Now, the transition time is given by Sand as following equation [12, 13]: Here is the diffusion coefficient of electrolyte, and the concentration in the bulk and the charge of the counter ion, and the transport number of the counter ion in the membrane and solution, respectively, the current density, and the Faraday coefficient. Then the measured transition times were indicated as a function of inverse of square of current densities in Figure 5. According to Figure 5, there were hardly difference between CMV and AMV membrane arrangements. On the other hand, in the case where the charged mosaic membrane was introduced additionally on cation- and anion exchange membrane like arrangements, MM + CMV and AMV + MM, the transition time was changed remarkably. The transition time, , increased on the arrangement, MM + CMV, while on the arrangement, AMV + MM decreased. At present, it is not clear, but there seems to be influence of boundary layer, .
3.3. Kinetic Transport Number in Boundary Layer
When , (2) was rearranged to evaluate the transport number at the boundary layer in the case of KCl solution as follows: Potential changes along the time and increases after the current density value reached on the transition time are shown at the grey portion in Figure 3. The fact suggests that any ion transport process also changes after the transition time. The transport number might be changed under a certain condition, although the transport number had been almost unity in membrane when the relation between the voltage and the current has been simply ohmic at the moment. The kinetic transport number on the membrane surface was defined and derived from the above (3) on the moment when ion concentrations on the membrane reached zero.
The kinetic transport number in the boundary layer was shown in Figure 6, where the diffusion coefficient was assumed to be constant values in KCl solution and also transport number in membrane, . According to Figure 6, an addition of the charged mosaic membrane resulted in the change of transport number at the boundary layer and the transport number tended to change remarkably with the extent of current density. In particular, it was supposed that the kinetic transport number in the boundary layer decreased remarkably in the case of AM + MM. Hence we define the transport number as kinetic transport number in boundary layer.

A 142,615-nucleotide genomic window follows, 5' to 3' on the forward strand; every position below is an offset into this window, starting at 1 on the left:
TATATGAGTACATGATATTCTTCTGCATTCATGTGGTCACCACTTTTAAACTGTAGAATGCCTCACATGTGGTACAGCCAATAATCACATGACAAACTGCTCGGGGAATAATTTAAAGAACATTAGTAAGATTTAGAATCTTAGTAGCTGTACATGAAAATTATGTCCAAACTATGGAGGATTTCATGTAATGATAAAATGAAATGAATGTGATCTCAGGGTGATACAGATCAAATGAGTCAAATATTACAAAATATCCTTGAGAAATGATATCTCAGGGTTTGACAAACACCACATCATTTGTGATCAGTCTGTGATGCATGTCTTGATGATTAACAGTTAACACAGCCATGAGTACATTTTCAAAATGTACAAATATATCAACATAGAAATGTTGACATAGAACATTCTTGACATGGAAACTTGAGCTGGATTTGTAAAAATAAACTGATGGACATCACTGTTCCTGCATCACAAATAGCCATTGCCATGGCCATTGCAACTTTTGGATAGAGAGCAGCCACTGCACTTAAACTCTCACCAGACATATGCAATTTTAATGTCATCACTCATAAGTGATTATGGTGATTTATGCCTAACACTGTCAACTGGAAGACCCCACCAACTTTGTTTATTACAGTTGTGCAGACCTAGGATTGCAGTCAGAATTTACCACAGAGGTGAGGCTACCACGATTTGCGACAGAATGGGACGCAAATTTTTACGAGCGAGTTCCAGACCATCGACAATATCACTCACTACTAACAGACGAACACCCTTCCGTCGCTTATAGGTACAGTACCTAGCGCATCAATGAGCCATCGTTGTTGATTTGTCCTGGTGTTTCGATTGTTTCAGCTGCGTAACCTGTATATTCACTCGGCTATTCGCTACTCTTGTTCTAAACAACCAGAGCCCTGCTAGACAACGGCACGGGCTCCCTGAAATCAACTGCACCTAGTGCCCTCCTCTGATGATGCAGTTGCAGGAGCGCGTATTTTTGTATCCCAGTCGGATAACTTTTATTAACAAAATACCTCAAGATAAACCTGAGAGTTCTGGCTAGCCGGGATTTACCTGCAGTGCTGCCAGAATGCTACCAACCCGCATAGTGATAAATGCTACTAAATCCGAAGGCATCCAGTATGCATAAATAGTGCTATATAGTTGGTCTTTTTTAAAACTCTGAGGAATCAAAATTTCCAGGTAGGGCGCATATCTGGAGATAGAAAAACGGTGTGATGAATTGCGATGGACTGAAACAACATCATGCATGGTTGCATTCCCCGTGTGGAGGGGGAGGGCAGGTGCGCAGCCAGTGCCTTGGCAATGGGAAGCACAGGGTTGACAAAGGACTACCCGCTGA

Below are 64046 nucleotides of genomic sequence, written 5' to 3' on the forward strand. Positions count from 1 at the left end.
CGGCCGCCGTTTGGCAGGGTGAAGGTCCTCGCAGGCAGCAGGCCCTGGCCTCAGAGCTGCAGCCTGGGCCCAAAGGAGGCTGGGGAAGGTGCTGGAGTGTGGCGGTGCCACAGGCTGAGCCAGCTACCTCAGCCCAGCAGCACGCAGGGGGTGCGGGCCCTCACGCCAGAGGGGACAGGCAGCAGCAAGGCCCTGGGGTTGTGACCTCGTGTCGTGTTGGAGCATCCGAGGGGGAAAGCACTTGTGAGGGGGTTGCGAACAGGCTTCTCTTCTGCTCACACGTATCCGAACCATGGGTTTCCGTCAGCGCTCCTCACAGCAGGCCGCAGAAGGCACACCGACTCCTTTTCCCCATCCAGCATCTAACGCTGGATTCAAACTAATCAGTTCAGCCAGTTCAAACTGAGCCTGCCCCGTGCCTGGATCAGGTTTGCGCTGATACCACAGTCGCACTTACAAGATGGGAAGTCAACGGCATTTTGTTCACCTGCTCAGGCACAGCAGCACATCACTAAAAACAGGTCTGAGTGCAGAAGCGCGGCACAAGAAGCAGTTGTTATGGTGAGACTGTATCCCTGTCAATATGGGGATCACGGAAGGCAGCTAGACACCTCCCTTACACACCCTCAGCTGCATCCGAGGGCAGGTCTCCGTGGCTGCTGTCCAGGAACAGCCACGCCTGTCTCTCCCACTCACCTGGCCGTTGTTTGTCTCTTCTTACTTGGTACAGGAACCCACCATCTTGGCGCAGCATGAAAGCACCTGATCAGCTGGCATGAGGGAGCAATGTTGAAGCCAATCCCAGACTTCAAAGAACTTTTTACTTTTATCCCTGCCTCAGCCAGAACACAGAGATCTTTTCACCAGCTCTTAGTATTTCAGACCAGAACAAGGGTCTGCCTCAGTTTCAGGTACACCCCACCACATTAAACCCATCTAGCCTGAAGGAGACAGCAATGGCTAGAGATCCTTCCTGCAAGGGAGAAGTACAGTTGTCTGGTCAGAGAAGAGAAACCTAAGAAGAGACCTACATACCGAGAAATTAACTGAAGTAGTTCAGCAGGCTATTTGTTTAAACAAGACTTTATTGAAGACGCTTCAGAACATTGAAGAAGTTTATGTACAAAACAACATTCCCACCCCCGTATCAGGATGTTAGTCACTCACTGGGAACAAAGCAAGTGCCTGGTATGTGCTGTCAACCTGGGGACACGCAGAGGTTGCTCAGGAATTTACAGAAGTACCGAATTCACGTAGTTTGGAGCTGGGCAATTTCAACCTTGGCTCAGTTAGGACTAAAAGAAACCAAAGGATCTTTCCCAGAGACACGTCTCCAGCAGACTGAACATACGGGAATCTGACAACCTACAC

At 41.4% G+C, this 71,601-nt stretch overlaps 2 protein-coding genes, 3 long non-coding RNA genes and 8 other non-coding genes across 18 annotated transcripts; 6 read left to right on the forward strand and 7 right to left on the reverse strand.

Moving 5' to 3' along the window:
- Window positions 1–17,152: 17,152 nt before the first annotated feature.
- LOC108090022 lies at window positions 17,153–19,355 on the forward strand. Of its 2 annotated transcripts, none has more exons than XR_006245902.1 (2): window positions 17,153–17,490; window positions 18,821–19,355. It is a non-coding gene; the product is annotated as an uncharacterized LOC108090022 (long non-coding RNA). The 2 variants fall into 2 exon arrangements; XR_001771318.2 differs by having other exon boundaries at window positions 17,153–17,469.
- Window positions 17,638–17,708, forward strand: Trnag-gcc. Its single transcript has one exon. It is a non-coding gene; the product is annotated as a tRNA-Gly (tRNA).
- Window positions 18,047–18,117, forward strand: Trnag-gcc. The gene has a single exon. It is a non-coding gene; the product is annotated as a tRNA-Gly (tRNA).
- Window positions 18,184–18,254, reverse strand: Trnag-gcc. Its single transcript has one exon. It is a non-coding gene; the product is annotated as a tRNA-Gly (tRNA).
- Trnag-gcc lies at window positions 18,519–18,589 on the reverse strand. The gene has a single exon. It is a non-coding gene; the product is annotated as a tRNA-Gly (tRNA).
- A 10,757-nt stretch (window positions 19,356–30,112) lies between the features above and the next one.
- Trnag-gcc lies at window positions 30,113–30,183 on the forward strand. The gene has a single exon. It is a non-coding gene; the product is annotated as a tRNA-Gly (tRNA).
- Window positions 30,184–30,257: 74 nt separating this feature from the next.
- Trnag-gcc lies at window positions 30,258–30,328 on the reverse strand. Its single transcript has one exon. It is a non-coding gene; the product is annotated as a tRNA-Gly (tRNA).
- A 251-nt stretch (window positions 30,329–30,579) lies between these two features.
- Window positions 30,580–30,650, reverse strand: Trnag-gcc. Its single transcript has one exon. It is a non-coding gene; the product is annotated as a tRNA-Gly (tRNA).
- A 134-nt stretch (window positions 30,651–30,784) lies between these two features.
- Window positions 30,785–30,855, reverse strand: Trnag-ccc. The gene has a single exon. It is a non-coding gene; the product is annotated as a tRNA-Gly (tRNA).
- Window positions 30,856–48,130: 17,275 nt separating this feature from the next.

3.4. Thickness of Boundary Layer
Equation (1) on the limiting current density was rearranged to derive the thickness of boundary layer as follows: The estimated limiting current density was already given in Figure 2. The transport number on designated ion should be unity through the membrane. This condition was equivalent with that in the chronopotentiometry at the transition time just before. It was supposed that the transport number and the current density obtained from the chronopotentiometry were able to be substituted by using (4) because the conditions on the surface of membrane are same. Then, the thickness of the boundary layer was represented in Figure 7. The added charge mosaic membrane caused the increase of the thickness of boundary layer on the cation exchange membrane and the decrease on the anion exchange membrane. The tendency of change became remarkable depending on the current density.
Finally, it was suggested that the introduction of the charge mosaic membrane into ion exchange membrane resulted in the change of boundary layer’s thickness, and this result supported the speculation in Section 3.2. Transition Time.